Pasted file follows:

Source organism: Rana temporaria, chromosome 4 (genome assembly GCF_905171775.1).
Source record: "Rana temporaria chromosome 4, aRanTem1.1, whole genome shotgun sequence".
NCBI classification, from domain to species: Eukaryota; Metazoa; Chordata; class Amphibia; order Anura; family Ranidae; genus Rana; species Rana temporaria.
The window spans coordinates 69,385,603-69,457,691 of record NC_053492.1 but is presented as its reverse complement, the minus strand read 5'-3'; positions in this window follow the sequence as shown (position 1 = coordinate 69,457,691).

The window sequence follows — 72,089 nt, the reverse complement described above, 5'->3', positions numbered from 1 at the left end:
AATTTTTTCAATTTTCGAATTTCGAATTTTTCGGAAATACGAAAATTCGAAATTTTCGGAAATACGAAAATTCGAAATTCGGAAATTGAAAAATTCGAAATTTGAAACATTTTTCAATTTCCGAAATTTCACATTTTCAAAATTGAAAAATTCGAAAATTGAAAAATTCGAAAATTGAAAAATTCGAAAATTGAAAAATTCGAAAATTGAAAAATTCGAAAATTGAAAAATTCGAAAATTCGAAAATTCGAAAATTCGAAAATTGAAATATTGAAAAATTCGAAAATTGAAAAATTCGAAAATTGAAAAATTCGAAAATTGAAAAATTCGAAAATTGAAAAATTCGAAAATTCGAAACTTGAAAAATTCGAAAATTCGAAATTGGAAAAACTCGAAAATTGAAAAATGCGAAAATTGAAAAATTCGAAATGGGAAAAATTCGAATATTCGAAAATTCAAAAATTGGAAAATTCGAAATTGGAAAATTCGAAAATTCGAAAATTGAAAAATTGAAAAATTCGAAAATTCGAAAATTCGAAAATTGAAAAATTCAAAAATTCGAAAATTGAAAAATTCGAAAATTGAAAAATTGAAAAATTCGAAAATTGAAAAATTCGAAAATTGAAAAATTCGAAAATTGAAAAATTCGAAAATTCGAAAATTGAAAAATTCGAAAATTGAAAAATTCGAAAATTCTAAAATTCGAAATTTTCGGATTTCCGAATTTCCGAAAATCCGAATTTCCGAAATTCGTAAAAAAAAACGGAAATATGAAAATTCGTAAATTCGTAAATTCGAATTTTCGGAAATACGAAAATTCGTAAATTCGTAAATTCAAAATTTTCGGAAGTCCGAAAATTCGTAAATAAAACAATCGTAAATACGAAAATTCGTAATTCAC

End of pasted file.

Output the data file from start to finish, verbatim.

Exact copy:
Source organism: Rana temporaria, chromosome 4 (genome assembly GCF_905171775.1).
Source record: "Rana temporaria chromosome 4, aRanTem1.1, whole genome shotgun sequence".
NCBI classification, from domain to species: Eukaryota; Metazoa; Chordata; class Amphibia; order Anura; family Ranidae; genus Rana; species Rana temporaria.
The window spans coordinates 69,385,603-69,457,691 of record NC_053492.1 but is presented as its reverse complement, the minus strand read 5'-3'; positions in this window follow the sequence as shown (position 1 = coordinate 69,457,691).

The window sequence follows — 72,089 nt, the reverse complement described above, 5'->3', positions numbered from 1 at the left end:
AATTTTTTCAATTTTCGAATTTCGAATTTTTCGGAAATACGAAAATTCGAAATTTTCGGAAATACGAAAATTCGAAATTCGGAAATTGAAAAATTCGAAATTTGAAACATTTTTCAATTTCCGAAATTTCACATTTTCAAAATTGAAAAATTCGAAAATTGAAAAATTCGAAAATTGAAAAATTCGAAAATTGAAAAATTCGAAAATTGAAAAATTCGAAAATTGAAAAATTCGAAAATTCGAAAATTCGAAAATTCGAAAATTGAAATATTGAAAAATTCGAAAATTGAAAAATTCGAAAATTGAAAAATTCGAAAATTGAAAAATTCGAAAATTGAAAAATTCGAAAATTCGAAACTTGAAAAATTCGAAAATTCGAAATTGGAAAAACTCGAAAATTGAAAAATGCGAAAATTGAAAAATTCGAAATGGGAAAAATTCGAATATTCGAAAATTCAAAAATTGGAAAATTCGAAATTGGAAAATTCGAAAATTCGAAAATTGAAAAATTGAAAAATTCGAAAATTCGAAAATTCGAAAATTGAAAAATTCAAAAATTCGAAAATTGAAAAATTCGAAAATTGAAAAATTGAAAAATTCGAAAATTGAAAAATTCGAAAATTGAAAAATTCGAAAATTGAAAAATTCGAAAATTCGAAAATTGAAAAATTCGAAAATTGAAAAATTCGAAAATTCTAAAATTCGAAATTTTCGGATTTCCGAATTTCCGAAAATCCGAATTTCCGAAATTCGTAAAAAAAAACGGAAATATGAAAATTCGTAAATTCGTAAATTCGAATTTTCGGAAATACGAAAATTCGTAAATTCGTAAATTCAAAATTTTCGGAAGTCCGAAAATTCGTAAATAAAACAATCGTAAATACGAAAATTCGTAATTCAC